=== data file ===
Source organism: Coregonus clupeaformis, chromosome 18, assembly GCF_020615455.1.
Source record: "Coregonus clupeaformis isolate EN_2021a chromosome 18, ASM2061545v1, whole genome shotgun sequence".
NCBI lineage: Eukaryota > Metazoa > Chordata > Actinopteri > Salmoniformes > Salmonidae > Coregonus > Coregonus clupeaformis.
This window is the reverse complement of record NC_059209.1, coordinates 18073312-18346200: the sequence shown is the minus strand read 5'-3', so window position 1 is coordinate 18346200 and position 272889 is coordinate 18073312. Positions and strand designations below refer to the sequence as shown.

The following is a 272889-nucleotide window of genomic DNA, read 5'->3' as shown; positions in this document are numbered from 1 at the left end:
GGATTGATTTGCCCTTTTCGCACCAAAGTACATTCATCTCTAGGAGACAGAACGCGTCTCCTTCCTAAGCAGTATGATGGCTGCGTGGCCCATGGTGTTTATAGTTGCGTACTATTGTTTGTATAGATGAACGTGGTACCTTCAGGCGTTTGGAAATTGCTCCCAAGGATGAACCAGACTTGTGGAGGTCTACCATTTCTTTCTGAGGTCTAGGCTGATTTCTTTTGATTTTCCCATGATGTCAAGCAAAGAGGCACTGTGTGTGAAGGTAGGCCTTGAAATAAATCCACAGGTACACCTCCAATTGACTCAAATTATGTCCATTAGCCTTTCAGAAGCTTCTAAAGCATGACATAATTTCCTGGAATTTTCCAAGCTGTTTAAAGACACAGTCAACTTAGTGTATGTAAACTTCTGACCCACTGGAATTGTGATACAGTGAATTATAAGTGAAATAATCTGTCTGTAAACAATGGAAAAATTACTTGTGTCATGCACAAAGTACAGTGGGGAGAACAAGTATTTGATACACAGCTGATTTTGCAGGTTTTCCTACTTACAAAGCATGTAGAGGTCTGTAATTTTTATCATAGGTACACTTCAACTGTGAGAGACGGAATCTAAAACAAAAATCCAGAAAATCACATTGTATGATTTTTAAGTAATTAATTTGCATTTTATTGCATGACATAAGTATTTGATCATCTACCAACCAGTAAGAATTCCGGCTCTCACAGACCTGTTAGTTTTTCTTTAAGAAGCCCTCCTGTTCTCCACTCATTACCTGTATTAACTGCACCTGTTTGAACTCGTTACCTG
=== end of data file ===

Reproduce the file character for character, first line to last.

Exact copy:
Source organism: Coregonus clupeaformis, chromosome 18, assembly GCF_020615455.1.
Source record: "Coregonus clupeaformis isolate EN_2021a chromosome 18, ASM2061545v1, whole genome shotgun sequence".
NCBI lineage: Eukaryota > Metazoa > Chordata > Actinopteri > Salmoniformes > Salmonidae > Coregonus > Coregonus clupeaformis.
This window is the reverse complement of record NC_059209.1, coordinates 18073312-18346200: the sequence shown is the minus strand read 5'-3', so window position 1 is coordinate 18346200 and position 272889 is coordinate 18073312. Positions and strand designations below refer to the sequence as shown.

The following is a 272889-nucleotide window of genomic DNA, read 5'->3' as shown; positions in this document are numbered from 1 at the left end:
GGATTGATTTGCCCTTTTCGCACCAAAGTACATTCATCTCTAGGAGACAGAACGCGTCTCCTTCCTAAGCAGTATGATGGCTGCGTGGCCCATGGTGTTTATAGTTGCGTACTATTGTTTGTATAGATGAACGTGGTACCTTCAGGCGTTTGGAAATTGCTCCCAAGGATGAACCAGACTTGTGGAGGTCTACCATTTCTTTCTGAGGTCTAGGCTGATTTCTTTTGATTTTCCCATGATGTCAAGCAAAGAGGCACTGTGTGTGAAGGTAGGCCTTGAAATAAATCCACAGGTACACCTCCAATTGACTCAAATTATGTCCATTAGCCTTTCAGAAGCTTCTAAAGCATGACATAATTTCCTGGAATTTTCCAAGCTGTTTAAAGACACAGTCAACTTAGTGTATGTAAACTTCTGACCCACTGGAATTGTGATACAGTGAATTATAAGTGAAATAATCTGTCTGTAAACAATGGAAAAATTACTTGTGTCATGCACAAAGTACAGTGGGGAGAACAAGTATTTGATACACAGCTGATTTTGCAGGTTTTCCTACTTACAAAGCATGTAGAGGTCTGTAATTTTTATCATAGGTACACTTCAACTGTGAGAGACGGAATCTAAAACAAAAATCCAGAAAATCACATTGTATGATTTTTAAGTAATTAATTTGCATTTTATTGCATGACATAAGTATTTGATCATCTACCAACCAGTAAGAATTCCGGCTCTCACAGACCTGTTAGTTTTTCTTTAAGAAGCCCTCCTGTTCTCCACTCATTACCTGTATTAACTGCACCTGTTTGAACTCGTTACCTG